‘Sylvester: or the Wicked Uncle’ is a Romantic Delight

Regina Victor

In today’s world that is seemingly fraught with violence and carnivalesque politics, Sylvester: or the Wicked Uncle at Lifeline is a shockingly refreshing piece. It deals mainly in the language of love, and portrays it as a game, complete with a massive game board set reminiscent of Chutes and Ladders designed by Alan Donahue. Dorothy Milne, director of this production and Artistic Director at Lifeline, delivers a show that ultimately delights the heart.

Sylvester: or the Wicked Uncle is for the feminist who used to love the tawdry romance novels of the 18th and 19th century, but can’t stand the gender politics as they translate to present day. Originally published by Georgette Heyer in 1957, it has been wittily adapted for the stage by Christina Calvit (whose Pride and Prejudice adaptation staged at Lifeline was met with critical acclaim). Leading lady Phoebe Marlow is a clumsily honest but endearing young woman of noble breeding, played by a charming Samantha Newcomb. Newcomb is relatively new to the scene, having just received her BFA from DePaul, but I believe we can expect great things from this young actor.

Phoebe is an aspiring author who has been living with her father Lord Marlow (Sean Sinitski, who plays several amusing parts in the play), and Lady Marlow, played by Katie McLean Hainsworth. Lady Marlow announces to Samantha that Sylvester, the infamously rich Duke of Salford would be coming to propose to her. Phoebe can think of no worse proposition, after all, she has some choice thoughts about both marriage and the Duke, opinions she is not remotely bashful about sharing. She takes off with her best friend Thomas Orde, bouncing along on big brown exercise balls, a comical substitute for horses.

This versatile company of actors spins an exciting tale about the game of love, using flip cards to decide the players’ actions, and therefore the character’s choices throughout the play. Terry Bell gives a charming performance as Thomas Orde, giving the low status best friend of Phoebe a noble sensibility as they adventure together. The Duke of Salford played by a stoic yet subtly comical and charming Andrés Enriquez and his privileged sister Lady Ianthe (Kristina Loy), portrayed with a physical affectation reminiscent of fainting ladies with handkerchiefs, could not be more different. The Duke loves his ward, Lady Ianthe’s child, who she could not care less about but wants to keep her son in her household for the sake of image. Instead of hiring a child to play the petulant young man, a hat is jammed on various ensemble members who are hilariously frustrated by having to play the kid in the scene. Katie McLean Hainsworth has a variety of roles she inhabits effortlessly in the show (Lady Marlow, Georgiana Newbury, The Dowager Duchess of Salford, and Ensemble), but deserves special mention for playing the little boy. When the hat was forced on her head, she heaved a great sigh, glided down the slide and dropped to her knees, then looked at the audience and adopted the child’s cranky expression.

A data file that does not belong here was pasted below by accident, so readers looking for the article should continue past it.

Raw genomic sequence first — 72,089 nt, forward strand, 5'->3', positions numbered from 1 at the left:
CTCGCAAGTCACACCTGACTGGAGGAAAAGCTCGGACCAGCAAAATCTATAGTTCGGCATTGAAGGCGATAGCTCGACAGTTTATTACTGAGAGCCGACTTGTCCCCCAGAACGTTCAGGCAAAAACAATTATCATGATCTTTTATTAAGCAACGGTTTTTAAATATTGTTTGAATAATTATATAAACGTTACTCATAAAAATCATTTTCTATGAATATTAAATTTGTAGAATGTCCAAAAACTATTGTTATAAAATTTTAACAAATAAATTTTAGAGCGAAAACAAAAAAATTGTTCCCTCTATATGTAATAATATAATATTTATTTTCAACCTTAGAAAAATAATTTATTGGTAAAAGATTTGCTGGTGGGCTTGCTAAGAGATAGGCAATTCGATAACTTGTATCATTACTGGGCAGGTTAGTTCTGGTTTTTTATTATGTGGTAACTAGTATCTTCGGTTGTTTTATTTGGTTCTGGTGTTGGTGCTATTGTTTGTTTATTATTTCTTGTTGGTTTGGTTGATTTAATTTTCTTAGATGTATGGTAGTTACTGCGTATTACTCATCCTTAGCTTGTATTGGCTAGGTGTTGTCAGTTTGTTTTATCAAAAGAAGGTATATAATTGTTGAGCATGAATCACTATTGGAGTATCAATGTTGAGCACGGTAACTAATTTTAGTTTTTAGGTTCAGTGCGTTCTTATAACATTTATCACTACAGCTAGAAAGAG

Movement is a big part of this production, enhanced by choreography by Ligia Sandoval. There are several dance sequences at formal balls throughout the play, and Sandoval forgoes period dance for contemporary moves with the cadence of those older dances. Characters body roll and spin in partner dances to hip hop beats under classical music, provided by Curtis Edwin Powell (Original Music & Sound Designer). The dance and the music help to contextualize the world of the play as both of its time and relevant to now. Eric Watkins’ lighting design is bold, colorful and unique, with a lot of tight travelling spotlights that must be quite difficult to operate with such accuracy.

The women are at the center of this drama, playing an unusually key role for such a period piece in orchestrating the affairs of the Duke and Phoebe. Kate Hildreth plays a cunning and sweet Lady Ingham, who has her granddaughter’s best interests at heart. The Duchess of Salford, Sylvester’s mother, is the most powerful and high status person in the play.

At times the play is slow moving, but the presence of the ensemble watching the play along with us gives plenty for the audience to look at if their attention wanders. Rachel Sypniewski’s costume design can be most appreciated at such times, the ensemble wears leggings and tops in solid colors with matching Converse sneakers, and put on different layers when they inhabit different worlds. At the balls for example, all of the women don butterfly cardigans, and in London the fashion is a cropped jacket with rich materials. Overall, Lifeline really made the most of their resources with this show, and I had a delightful time getting lost in a romantic story. Their love is strenuously tested and ultimately, well-earned, prompting the audience contemplate the ways their own games might be getting in the way of their happiness.


Sylvester, Or the Wicked Uncle runs through October 29th, 2017

Photos by Suzanne Plunkett

Director: Dorothy Milne
Adaptor: Christina Calvit
Stage Manager: Kyle Bricker
Asst. Stage Manager: Kyle Mundil Dye
Scenic & Properties Designer: Alan Donahue
Dialect Coach: Carrie Hardin
Original Music and Sound Designer: Curtis Edwin Powell
Choregrapher: Ligia Sandoval
Costume Designer: Rachel Sypniewski
Lighting Designer: Eric Watkins

Thomas Orde & Ensemble: Terry Bell
Sylvester Rayne, Duke of Salford: Andrés Enriquez
Lady Ingham, Mrs. Orde & Ensemble: Kate Hildreth
Lady Ianthe Rayne, Alice & Ensemble: Kristina Loy
Katie McLean Hainsworth: Lady Marlow, Georgiana Newbury, The Dowager Duchess of Salford & Ensemble
Samantha Newcomb: Phoebe Marlow
Wesley Scott: Mr. Otley, Keighley, Sir Nugent Fotherby & Ensemble
Sean Sinistki: Mr. Newsome, Lord Marlow, Mr. Shap, Pett & Ensemble

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